The company also participates in gaming summits and events like the Esports and Gaming Summit (ESGS), Asia Pop Comic-Con and Global Game Jam, where they offer game dev talks, game demos, and free portfolio reviews. Through these channels, spotting the right talent is exponentially easier.
It doesn’t take long either before a recruit learns the deeper role of games at Ubisoft. “One thing that’s unique to Ubisoft Philippines is the way we onboard new hires,” Gonzalez said, “We split the onboarding into two parts.”
The first part, she said, is the typical onboarding that’s done with HR.
It’s during the second part that games are once again incorporated, with new hires facing challenges at the beginning of the day that’s meant to spur them to find out more about their coworkers. These activities build on one another and culminate in an overall session where it’s revealed to them what the learnings from each activity are, and how these will help them do their jobs alongside their coworkers.
These activities also bring out the recruit’s character. It’s through them that it becomes clear who’s willing to take a challenge head-on and even who’s capable of taking on a leadership role in a group activity. Finally, it’s a good way to preview how well someone meshes with their new colleagues.
“We want people to be comfortable with their colleagues because sharing is also such a big part of Ubisoft’s culture,” Gonzalez said, “It’s a fun culture, but also very open and collaborative.”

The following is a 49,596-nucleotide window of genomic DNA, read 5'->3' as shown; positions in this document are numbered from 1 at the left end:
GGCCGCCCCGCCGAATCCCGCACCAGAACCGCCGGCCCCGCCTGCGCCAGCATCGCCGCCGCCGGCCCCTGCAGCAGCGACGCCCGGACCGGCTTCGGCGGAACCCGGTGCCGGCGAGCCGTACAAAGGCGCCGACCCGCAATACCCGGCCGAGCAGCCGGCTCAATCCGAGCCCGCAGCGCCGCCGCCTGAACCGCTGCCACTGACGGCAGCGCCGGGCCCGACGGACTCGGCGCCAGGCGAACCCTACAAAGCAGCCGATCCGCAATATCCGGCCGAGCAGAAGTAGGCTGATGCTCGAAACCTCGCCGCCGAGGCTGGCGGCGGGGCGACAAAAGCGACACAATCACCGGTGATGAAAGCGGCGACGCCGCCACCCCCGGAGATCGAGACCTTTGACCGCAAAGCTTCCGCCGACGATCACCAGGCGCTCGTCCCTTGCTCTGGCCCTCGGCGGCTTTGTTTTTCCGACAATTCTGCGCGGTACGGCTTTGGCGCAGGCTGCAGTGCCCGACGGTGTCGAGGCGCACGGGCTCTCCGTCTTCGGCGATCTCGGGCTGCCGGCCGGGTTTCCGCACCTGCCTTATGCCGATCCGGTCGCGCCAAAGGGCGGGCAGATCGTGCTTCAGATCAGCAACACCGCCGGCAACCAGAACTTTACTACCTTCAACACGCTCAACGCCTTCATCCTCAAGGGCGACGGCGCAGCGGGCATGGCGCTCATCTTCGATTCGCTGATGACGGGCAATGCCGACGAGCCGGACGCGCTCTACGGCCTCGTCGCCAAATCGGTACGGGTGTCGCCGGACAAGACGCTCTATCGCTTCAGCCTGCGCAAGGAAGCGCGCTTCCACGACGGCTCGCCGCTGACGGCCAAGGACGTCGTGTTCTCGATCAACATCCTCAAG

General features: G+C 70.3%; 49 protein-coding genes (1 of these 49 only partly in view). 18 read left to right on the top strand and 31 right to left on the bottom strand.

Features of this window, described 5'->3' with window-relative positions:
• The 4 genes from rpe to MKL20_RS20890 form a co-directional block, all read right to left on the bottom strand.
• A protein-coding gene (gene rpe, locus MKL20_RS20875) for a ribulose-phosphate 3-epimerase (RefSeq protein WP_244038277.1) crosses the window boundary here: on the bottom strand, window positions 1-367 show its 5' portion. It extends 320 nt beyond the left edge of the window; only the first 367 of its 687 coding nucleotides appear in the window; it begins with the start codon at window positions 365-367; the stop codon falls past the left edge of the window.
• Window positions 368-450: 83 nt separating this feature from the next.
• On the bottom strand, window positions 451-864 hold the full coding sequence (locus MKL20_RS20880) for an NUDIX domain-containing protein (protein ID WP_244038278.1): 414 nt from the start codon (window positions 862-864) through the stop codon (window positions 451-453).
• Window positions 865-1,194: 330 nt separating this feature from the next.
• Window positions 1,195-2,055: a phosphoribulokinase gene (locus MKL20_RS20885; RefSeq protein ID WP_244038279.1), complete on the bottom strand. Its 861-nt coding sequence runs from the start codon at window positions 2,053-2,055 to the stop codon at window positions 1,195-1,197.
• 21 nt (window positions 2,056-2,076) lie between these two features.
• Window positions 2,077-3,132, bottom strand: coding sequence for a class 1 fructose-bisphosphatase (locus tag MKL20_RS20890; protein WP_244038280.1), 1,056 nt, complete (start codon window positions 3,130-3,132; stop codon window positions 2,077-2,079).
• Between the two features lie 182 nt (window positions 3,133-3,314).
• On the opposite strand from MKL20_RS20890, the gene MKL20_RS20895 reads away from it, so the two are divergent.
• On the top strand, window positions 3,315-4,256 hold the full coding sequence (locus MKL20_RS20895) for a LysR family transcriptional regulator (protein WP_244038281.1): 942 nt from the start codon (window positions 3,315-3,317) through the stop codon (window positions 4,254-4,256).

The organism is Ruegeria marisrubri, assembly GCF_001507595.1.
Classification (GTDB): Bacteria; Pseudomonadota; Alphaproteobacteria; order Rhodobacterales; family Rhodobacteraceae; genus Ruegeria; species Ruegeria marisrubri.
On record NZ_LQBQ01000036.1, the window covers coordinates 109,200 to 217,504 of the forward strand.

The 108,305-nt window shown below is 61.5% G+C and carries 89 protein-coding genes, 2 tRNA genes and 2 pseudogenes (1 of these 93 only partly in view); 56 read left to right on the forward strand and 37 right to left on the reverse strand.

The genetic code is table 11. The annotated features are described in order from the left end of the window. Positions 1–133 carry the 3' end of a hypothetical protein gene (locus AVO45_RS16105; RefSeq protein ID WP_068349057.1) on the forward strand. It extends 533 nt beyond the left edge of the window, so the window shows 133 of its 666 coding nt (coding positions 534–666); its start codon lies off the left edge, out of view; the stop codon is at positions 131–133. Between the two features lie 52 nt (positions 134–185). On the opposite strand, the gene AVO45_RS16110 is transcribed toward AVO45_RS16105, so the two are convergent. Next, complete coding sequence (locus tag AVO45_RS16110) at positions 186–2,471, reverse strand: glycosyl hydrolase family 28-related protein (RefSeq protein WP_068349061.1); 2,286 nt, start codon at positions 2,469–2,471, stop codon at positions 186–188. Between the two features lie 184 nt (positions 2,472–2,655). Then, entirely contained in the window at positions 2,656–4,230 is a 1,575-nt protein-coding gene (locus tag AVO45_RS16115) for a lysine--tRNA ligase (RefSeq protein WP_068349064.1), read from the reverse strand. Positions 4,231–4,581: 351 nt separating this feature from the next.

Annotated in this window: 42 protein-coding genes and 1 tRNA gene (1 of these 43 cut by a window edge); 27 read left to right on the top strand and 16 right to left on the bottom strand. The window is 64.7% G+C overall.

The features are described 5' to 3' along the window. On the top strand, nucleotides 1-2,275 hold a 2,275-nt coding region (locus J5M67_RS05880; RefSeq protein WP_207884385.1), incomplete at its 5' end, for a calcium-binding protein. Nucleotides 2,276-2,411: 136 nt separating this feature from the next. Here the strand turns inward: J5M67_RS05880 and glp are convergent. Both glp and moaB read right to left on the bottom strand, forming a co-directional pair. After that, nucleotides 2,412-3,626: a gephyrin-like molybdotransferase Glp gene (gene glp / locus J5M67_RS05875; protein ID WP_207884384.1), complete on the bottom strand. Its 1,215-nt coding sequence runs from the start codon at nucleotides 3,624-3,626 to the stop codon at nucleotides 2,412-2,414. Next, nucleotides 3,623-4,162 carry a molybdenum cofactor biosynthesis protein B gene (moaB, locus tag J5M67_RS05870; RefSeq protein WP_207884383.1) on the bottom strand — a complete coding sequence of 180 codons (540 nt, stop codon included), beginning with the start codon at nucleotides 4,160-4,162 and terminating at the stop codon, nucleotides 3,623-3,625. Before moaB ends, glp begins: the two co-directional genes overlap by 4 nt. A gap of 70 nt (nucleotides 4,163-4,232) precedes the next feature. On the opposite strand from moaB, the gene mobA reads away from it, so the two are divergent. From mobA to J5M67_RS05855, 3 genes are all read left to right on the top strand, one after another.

Once part of the team, learning doesn’t stop. “At Ubisoft, we continue to invest in our people beyond the onboarding: our team receives the best training to maximize their potential, through online resources provided by HR, and by regularly sending them on trips to other Ubisoft studios,” Gonzalez added.
Since 2016, Ubisoft has sent out over 40 people to Paris, Montreal, Toronto, Montpellier, Bordeaux, Los Angeles, San Francisco, Singapore, Chengdu, and more. Experts from other Ubisoft studios around the world also visit regularly to train their employees. To date, over 70 experts have flown in, holding over 9,200 man hours of training.
“With a global team made up of 17,000 people-strong, we benefit from sharing sessions within the Ubisoft group and learn from the best, creating a virtuous cycle of learning,” Gonzalez emphasized.
In addition to training, the studio offers a world-class working environment with a 2,000 square meter building featuring 17 meeting rooms, 6 creative breakout spaces, a ping-pong area, game stations, and a dedicated roof deck for barbecues and events.
Gonzalez pointed out that the way their office is designed encourages openness between all teams. Unlike a traditional setup, the management team sits in an open space with everyone else and there are no enclosed offices. This facilitates collaboration, open communication, and fun.
All in all, Gonzalez emphasized that the team is always the beating heart of any company, especially one like Ubisoft. They’ve managed to build a company culture that always puts a smile on employees' faces, but is also backed up by dedication and hard work.
“At the end of the day, it’s the people who decide what kind of culture you can afford to have,” Gonzalez said.